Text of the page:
whose real and imaginary parts define the timeaveraged and imaginary Minkowski and Abraham Poynting momentum densities, respectively.
Then the complex Maxwell stress tensor theorem reads according to Minkowski:
With the Minkowski complex stress tensor:
and Minkowski orbital momenta:
Whereas according to Abraham it should be:
where \({{{{\mathcal{F}}}}}_{i}^{A}=(\epsilon \mu 1){\int}_{V}{d}^{3}r\,{\partial }_{t}{{{{\mathcal{G}}}}}_{i}^{A\,* }\), and we recall that in Eqs. (70) and (73) \({{{{\mathcal{F}}}}}_{i}=\frac{1}{2}{\int}_{V}{d}^{3}r\,({\rho }^{* }\vec{{{\bf\mathcal{E}}}}+\frac{1}{c}\vec{{{{\bf\mathcal{J}}}}}^{* }\times \vec{{{\bf\mathcal{B}}}})_i\).
Although on using (69) in (73) one inmediately retrieves (70), Eq. (73) exhibits a first term on the right side that, in analogy with the first term in the righthand side of (70), suggests that \(\vec{{{{\mathcal{G}}}}}^{A\,* }\) should be the complex momentum density of the field, producing a complex Abraham force on the object given by the sum of the complex Lorentz force \(\vec{{{{\mathcal{F}}}}}\) and \(\vec{{{{\mathcal{F}}}}}^{A}\).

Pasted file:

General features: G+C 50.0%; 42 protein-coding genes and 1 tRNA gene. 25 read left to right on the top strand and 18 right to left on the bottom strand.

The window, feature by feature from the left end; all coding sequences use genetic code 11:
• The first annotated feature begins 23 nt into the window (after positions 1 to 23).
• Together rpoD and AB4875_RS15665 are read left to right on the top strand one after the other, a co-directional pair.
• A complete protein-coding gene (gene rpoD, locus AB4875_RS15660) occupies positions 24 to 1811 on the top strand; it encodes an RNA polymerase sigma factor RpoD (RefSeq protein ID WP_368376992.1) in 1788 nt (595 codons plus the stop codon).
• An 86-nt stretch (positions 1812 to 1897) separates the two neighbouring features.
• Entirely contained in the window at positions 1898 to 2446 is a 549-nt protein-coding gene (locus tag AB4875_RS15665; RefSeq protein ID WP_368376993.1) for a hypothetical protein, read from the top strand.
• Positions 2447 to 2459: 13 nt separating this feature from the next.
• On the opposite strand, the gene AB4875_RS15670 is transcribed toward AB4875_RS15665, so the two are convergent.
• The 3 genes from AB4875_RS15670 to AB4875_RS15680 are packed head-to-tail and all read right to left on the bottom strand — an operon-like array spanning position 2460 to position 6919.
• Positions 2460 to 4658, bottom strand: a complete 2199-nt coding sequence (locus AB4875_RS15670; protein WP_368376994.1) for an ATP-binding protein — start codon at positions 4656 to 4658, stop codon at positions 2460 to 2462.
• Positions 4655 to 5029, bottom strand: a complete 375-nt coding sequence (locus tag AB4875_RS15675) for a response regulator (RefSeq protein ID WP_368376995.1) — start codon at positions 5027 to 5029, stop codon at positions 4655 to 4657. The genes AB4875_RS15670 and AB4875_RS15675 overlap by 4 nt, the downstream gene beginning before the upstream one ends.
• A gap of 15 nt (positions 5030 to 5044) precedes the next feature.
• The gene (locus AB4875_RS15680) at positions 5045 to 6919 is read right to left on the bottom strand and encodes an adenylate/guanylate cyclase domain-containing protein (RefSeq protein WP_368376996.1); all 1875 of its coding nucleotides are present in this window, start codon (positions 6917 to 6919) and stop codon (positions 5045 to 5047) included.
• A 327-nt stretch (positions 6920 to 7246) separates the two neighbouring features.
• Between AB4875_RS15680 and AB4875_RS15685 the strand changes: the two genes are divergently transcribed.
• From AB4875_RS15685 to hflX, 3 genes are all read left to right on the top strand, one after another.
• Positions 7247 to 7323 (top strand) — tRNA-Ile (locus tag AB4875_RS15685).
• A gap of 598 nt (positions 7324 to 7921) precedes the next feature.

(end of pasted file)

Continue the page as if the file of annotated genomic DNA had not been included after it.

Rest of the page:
In consequence, the reactive force produced by a general timedependent field on a body in a medium is given by the imaginary part of either Eq. (70) or (73), depending on the choice of Poynting momentum. The reactive force that the Abraham momentum predicts does not coincide with the ILF, but contains the additional component \({{{\rm{Im}}}}\{\vec{{{{\mathcal{F}}}}}^{A}\}\).
For timeharmonic fields, both \(\vec{{{{\mathcal{G}}}}}^{M\,* }\) and \(\vec{{{{\mathcal{G}}}}}^{A\,* }\) become timeindependent, and therefore (70) and (73) yield the same CMST equation, identical to (17) with the Minkowski CMST pertaining to the embedding medium:
and the orbital momentum densities: